‘Collapse All’ in Visual Studio

We have tons of sub-folders in our main client project, and every time you access a file in a sub-folder Visual Studio expands the sub-folder, and given how many files we have in these sub-folders, the scroll bar quickly becomes a tiny dot.

Once their open, there’s no easy way to collapse them all except to go through by hand and manually collapse each one again.

The Visual Studio team gave me the following reply to my suggestion for a “Collapse All” ¬†feature:

Posted by Microsoft on 3/29/2010 at 2:10 PM
Thanks for your feedback. This is a good suggestion and one that we unfortunately cannot incorporate in VS2010. However, here is a macro that should help in the meanwhile:

    Sub UIHierarchy_CollapseTree()
        Dim Hierarchy As UIHierarchy

        'Change Hierarchy to the following line to collapse the active window
        'Hierarchy = DTE.ActiveWindow.Object
        Hierarchy = DTE.Windows.Item(Constants.vsWindowKindSolutionExplorer).Object

    End Sub
    Sub CollapseHierarchyItems(ByVal HierarchyItems As UIHierarchyItems)
        Dim SubHierarchyItem As UIHierarchyItem
        For Each SubHierarchyItem In HierarchyItems
            SubHierarchyItem.UIHierarchyItems.Expanded = False
    End Sub

OpenMP joy from Visual Studio :)

An update from my earlier post, I got a reply to my OpenMP 3.0 ticket, for those of you who don’t have a Windows Live account:

Hopefully that means it’ll be in VS 2010 by release time. Superb.

<3 Visual Studio, yet again :)

Going Parallel

I’ve been looking at OpenMP and Thread Building Blocks. I’ve actually managed to OpenMP one part of the client (which seemed to reduce the “chug” as you move at high speed between large areas of terrain, but didn’t otherwise impact performance, maybe at spawning, I dunno), and a few parts of the cell host (I reorganized the order in which the host prepares vehicles for their world update; the initial part of which is quite thread-safe, and boils down to a simple culling algorithm; on the live servers that should significantly reduce the time the world update dispatch takes, meaning that the data sent to clients is “fresh”er by 5-10 ms under busy load).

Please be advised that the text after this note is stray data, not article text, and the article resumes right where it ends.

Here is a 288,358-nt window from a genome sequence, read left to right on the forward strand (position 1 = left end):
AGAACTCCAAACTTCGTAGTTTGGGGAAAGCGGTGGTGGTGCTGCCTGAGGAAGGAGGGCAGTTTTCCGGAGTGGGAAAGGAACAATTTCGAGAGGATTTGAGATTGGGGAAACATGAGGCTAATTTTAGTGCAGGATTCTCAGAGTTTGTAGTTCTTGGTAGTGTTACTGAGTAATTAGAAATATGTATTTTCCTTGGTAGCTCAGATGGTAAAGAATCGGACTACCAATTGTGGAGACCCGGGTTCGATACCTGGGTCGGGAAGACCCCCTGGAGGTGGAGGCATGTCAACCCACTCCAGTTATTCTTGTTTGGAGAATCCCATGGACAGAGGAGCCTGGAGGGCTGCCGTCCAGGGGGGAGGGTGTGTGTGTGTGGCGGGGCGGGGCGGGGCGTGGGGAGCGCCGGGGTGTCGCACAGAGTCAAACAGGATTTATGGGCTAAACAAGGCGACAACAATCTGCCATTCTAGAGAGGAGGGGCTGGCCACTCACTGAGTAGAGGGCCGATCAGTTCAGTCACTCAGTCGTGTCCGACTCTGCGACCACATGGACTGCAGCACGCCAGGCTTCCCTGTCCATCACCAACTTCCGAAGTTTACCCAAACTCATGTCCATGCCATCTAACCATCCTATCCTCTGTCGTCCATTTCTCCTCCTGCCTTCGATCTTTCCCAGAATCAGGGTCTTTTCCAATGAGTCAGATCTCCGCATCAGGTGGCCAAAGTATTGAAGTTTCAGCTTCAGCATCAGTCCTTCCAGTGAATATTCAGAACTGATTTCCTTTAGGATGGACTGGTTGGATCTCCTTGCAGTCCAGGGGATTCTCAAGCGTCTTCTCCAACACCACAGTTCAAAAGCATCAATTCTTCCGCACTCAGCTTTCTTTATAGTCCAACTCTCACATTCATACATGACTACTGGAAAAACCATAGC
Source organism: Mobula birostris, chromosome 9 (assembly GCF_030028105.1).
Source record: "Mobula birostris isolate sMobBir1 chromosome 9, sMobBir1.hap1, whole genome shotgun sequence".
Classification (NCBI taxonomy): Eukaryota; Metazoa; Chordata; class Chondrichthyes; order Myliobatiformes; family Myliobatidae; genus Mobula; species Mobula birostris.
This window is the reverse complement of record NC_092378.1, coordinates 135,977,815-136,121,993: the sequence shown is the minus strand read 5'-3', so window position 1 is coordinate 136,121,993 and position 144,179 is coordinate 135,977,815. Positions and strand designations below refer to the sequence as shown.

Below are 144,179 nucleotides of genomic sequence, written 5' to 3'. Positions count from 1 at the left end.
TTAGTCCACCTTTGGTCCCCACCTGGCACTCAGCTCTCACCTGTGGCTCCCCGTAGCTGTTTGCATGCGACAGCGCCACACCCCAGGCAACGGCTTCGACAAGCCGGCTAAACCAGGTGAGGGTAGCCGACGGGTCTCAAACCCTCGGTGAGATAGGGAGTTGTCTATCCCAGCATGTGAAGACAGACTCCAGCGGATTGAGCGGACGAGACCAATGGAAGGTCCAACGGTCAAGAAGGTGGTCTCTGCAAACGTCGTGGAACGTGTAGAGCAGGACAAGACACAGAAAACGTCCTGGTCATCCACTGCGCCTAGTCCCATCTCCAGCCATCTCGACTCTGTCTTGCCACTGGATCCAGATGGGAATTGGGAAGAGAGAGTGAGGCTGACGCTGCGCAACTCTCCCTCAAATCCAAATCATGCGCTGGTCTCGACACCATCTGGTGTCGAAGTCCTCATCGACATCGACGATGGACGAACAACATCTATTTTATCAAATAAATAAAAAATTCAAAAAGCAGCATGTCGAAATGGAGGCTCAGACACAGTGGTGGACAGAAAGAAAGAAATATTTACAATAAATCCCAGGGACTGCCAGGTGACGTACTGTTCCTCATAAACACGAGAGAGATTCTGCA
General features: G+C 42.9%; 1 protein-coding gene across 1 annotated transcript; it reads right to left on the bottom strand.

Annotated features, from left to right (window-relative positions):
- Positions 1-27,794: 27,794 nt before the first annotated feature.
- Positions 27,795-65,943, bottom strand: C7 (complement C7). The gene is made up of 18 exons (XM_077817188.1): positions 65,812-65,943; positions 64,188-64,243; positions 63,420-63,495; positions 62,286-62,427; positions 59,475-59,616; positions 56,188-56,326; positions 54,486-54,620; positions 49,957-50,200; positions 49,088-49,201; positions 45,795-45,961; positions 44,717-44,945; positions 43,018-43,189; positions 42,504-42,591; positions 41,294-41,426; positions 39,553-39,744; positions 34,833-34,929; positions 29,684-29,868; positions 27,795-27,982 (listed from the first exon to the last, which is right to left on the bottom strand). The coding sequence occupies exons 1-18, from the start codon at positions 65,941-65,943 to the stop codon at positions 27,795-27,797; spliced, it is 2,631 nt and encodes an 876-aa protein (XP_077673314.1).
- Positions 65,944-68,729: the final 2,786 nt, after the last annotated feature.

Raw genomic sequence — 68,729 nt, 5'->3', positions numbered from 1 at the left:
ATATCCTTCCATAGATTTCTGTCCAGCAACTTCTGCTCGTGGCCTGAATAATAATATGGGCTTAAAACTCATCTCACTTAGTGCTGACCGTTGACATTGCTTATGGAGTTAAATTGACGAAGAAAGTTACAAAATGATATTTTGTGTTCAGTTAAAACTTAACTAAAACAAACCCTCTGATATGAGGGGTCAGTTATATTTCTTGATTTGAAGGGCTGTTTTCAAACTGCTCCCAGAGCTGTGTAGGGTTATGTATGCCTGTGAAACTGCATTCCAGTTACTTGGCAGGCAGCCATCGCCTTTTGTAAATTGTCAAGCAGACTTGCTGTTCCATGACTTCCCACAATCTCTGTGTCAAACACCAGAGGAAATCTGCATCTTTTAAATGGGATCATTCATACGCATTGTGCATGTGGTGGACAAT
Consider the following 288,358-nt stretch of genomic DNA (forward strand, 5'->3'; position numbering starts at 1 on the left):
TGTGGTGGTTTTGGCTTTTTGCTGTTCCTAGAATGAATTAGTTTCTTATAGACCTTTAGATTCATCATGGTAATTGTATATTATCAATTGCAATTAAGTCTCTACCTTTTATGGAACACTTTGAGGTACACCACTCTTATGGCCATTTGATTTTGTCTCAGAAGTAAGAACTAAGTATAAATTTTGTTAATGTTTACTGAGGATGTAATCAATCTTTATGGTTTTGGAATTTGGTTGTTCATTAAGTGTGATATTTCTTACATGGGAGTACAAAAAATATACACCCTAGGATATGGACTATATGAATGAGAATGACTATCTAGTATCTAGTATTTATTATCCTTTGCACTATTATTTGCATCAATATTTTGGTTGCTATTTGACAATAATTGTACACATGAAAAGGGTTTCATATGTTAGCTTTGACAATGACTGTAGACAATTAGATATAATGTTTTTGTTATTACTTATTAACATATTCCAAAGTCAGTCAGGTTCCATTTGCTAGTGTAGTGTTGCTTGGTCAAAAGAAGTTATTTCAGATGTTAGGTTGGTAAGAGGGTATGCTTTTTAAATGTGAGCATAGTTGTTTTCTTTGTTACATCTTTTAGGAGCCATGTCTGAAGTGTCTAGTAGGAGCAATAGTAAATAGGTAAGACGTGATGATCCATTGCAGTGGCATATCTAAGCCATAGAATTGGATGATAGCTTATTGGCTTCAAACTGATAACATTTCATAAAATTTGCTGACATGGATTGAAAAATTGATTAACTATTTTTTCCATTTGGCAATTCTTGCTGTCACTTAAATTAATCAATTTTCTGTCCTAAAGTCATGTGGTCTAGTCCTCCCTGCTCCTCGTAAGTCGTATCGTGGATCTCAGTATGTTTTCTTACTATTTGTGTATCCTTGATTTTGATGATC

My initial understanding of both systems was fairly hazy – I’m trying to run before I can walk, but then the documentation for both starts at a sprint.

The worst mistake I made was misunderstanding their focus: which is algorithmic parallelization.

My Review of Intel Threading Building Blocks

Originally submitted at O’Reilly

More than ever, multithreading is a requirement for good performance of systems with multi-core chips. This guide explains how to maximize the benefits of these processors through a portable C++ library that works on Windows, Linux, Macintosh, and Unix systems. With it, you’ll learn how to u…

Little more than the Intel PDFs

By kfsone from Bedford, TX on 3/30/2010
2out of 5

Cons: Not comprehensive enough, Difficult to understand, Too many errors

Best Uses: Expert

Describe Yourself: Developer

The book mostly consists of slightly-annotated variations of the threadbuildingblocks.com PDFs, albeit slightly easier to read thanks to the O’Reilly layout. But, for example, the parallel_scan description is exactly the same – and just as difficult to comprehend – as that in the “GettingStarted.pdf” over at tbb.